Book Review

Paul the Apostle: Missionary, Martyr, Theologian

by Robert E. Picirilli
Moody Publishers
Paul the Apostle, by Robert E. Picirilli

In his book Paul the Apostle: Missionary, Martyr, Theologian, Robert E. Picirilli accounts for the life and ministry of the apostle Paul, including textual criticism of his biblical writings.

The first two chapters are devoted to Paul’s early life, education, and trade. The third chapter recounts his conversion and the time shortly after—including his days in Damascus (Acts 9:19–21) and his time in Arabia (Galatians 1:15–17), which Picirilli admits we know almost nothing about: We do not know why he went there, where in Arabia his journey took him, or how long he stayed. Chapters Four through Eight cover Paul’s ministry work, including his New Testament writings.

The format of the book outlines Paul’s life and ministry chronologically as best as can be determined from Scripture, since that is the only source of personal information on Paul that we have. Picirilli mostly walks verse-by-verse through Acts, addressing Paul’s letters as he likely wrote them along his journeys.

Picirilli carefully reviews the origins and compositions of each of Paul’s canonical writings, linking the time and place of writing with Paul’s known history, mostly expounded from Acts. He points out that, notably in Paul’s longer letters, there are intervals in the writing that can be explained by interruptions in dictation, especially noted in 2 Corinthians. As Picirilli notes, Galatians may have been Martin Luther’s favorite book of the Bible and likely the foundation of the Protestant Reformation.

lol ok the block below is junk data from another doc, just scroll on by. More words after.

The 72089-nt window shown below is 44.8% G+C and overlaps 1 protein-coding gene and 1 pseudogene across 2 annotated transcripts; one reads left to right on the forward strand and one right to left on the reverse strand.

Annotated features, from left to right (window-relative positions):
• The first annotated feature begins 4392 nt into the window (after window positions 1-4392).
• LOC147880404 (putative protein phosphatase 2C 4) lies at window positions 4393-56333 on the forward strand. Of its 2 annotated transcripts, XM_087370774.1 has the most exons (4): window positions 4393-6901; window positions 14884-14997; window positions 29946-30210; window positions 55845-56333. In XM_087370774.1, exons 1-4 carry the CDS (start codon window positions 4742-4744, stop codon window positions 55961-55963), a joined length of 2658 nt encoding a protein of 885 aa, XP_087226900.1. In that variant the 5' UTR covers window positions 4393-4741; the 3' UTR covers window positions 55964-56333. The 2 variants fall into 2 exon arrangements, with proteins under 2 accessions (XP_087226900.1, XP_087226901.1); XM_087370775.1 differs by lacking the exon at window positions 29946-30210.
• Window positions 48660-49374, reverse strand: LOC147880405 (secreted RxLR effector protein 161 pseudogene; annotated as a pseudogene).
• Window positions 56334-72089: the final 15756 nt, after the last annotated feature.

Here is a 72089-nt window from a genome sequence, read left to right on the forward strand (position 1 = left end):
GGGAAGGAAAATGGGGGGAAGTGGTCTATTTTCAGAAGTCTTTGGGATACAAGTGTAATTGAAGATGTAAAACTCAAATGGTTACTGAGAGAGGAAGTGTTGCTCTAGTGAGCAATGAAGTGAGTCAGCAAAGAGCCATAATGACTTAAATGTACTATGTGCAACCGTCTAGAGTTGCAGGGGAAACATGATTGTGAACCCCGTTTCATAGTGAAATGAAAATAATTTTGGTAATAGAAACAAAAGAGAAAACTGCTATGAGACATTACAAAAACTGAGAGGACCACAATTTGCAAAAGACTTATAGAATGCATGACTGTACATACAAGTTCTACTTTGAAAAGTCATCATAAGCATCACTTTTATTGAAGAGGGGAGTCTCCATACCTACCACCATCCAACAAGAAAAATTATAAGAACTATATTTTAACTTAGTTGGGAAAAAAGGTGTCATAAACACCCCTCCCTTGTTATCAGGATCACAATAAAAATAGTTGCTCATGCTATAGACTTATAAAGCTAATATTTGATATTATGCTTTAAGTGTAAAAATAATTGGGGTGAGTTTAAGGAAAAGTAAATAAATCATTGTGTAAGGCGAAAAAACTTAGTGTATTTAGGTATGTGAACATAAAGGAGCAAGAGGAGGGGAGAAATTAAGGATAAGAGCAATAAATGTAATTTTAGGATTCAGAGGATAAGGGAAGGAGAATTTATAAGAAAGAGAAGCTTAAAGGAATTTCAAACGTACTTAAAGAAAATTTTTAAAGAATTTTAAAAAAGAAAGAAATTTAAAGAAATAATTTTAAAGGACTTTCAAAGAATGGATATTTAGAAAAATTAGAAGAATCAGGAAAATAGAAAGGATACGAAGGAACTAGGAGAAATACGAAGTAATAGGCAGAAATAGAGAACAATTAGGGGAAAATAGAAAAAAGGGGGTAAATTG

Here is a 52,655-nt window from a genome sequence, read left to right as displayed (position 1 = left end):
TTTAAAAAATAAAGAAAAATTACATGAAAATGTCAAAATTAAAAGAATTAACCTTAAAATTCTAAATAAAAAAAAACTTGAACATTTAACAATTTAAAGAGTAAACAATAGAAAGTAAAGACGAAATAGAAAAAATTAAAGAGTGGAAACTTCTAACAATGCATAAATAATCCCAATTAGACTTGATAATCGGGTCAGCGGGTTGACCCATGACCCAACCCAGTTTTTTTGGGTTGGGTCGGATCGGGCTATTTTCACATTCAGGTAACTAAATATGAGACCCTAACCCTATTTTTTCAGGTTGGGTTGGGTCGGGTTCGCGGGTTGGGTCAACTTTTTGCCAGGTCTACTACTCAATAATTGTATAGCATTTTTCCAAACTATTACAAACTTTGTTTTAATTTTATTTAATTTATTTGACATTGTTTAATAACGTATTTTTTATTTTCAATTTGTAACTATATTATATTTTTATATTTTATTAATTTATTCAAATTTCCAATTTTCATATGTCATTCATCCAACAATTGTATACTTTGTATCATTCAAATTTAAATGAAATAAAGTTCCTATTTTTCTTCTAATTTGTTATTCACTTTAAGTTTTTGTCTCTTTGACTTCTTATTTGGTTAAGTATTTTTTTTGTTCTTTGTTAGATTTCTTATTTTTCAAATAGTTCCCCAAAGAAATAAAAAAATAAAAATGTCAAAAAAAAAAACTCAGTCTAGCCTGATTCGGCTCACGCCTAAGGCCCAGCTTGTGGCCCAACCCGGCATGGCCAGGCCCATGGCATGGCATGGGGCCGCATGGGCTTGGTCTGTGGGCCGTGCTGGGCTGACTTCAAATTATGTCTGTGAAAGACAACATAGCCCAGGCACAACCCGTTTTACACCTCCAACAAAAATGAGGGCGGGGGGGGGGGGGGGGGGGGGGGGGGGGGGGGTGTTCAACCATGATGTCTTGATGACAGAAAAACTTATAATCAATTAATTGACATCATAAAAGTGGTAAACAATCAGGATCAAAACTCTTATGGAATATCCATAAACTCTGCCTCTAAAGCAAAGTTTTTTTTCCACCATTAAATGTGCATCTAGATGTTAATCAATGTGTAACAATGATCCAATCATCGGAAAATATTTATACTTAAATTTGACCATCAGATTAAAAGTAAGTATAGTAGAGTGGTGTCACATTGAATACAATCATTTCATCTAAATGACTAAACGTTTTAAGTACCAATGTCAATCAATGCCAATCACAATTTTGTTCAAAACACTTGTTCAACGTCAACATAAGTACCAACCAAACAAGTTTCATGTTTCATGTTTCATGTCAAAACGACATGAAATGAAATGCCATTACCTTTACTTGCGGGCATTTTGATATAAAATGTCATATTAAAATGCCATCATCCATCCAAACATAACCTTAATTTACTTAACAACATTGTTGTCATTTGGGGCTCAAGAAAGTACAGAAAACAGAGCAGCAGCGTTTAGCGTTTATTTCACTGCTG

Galatians is the most difficult of all Paul’s letters to date or place, primarily because there are no references in the letter itself to tie in with what we know of Paul’s ministry.

Robert E. Picirilli, Paul the Apostle: Missionary, Martyr, Theologian

Paul the Apostle is a concise treatment of the life of Paul and the most highly recommended of the shorter biographies that I could find. The book was originally published in 1986, but it’s been updated and revised a few times since then. Picirilli said he wanted to adapt it for easy student and layman use, which made it perfect for me. I recommend this book to anyone wanting to better understand the life and ministry of the apostle Paul without committing to several hundred pages of reading.